The Tom Hanks-produced movie, directed and written by Peter Landesman, is slated to hit theaters on September 20.
"Parkland", Peter Landesman's upcoming drama that recounts the events at Dallas' Parkland Hospital on the day John F. Kennedy was assassinated, has debuted its first official images via USA Today. One of the pics gives fans a glimpse of Zac Efron, the former Disney star who is tapped to play Dr. Charles 'Jim' Carrico who desperately tried to save JFK's life at that time.
In another snap, Efron is featured alongside Marcia Gay Harden who is introduced as the head nurse in the trauma room. Paul Giamatti who acts as the accidental witness Abraham Zapruder is seen filming the motorcade with his cam. Other images, meanwhile, unveil looks at Billy Bob Thornton as the head of Dallas' Secret Service office and Jeremy Strong as killer Lee Harvey Oswald.
To USA Today, Thornton describes his character, "The Secret Service had never lost a man, and they lost their man. He felt bound and determined to find out what happened immediately while he was going through the worst time in his life. He felt completely responsible."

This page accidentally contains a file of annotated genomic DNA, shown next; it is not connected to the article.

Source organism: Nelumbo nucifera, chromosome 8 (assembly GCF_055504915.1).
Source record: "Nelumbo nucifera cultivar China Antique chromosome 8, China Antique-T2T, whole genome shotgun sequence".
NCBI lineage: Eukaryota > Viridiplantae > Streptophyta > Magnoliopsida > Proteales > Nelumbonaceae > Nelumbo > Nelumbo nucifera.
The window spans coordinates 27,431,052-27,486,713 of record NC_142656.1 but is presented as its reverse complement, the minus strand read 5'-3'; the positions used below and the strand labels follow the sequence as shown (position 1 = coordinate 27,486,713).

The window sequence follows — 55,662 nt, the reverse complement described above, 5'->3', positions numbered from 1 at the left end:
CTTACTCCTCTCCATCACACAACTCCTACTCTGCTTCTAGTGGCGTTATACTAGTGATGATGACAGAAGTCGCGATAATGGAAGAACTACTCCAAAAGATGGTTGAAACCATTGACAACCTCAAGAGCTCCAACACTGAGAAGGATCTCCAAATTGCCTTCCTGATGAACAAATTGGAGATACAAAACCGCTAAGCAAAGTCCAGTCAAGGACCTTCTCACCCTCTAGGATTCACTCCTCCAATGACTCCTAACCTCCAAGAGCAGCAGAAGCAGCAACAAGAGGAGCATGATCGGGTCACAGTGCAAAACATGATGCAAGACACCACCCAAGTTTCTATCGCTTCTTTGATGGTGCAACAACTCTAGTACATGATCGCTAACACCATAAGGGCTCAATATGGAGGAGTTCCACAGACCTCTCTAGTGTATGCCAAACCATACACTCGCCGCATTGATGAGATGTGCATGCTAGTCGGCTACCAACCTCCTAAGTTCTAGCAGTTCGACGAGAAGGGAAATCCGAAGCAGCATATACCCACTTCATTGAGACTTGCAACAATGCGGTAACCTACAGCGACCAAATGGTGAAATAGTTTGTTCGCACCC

The "Armageddon" actor then gushes over Giamatti, who "looks so much like Zapruder that it just all seemed very, very real." He says, "You really forgot that you were making a movie for a moment."
Landesman reveals he has been adamant about shooting key scenes in Dallas' Dealey Plaza. Of the pic that will hit theaters on September 20, he says, "This is a movie about the ground truth from the ground level."
"What surprised me was the power and poignancy of those who survived that day and the three that followed - the heroism, the instincts and the pathos of those swept up in this tsunami. This is an event that happened to individuals."
Besides "Parkland", another look at the infamous killing will be offered by "JFK: The Smoking Gun", the two-hour docudrama that will air on ReelzChannel November 3. The program suggests a Secret Service agent fired one of the bullets that felled Kennedy.
"What we're saying is that we believe it was a tragic accident in the heat of that moment," retired Australian police Detective Colin McLaren tells the Television Critics Association. "We don't suggest that he was in any way involved in a conspiracy."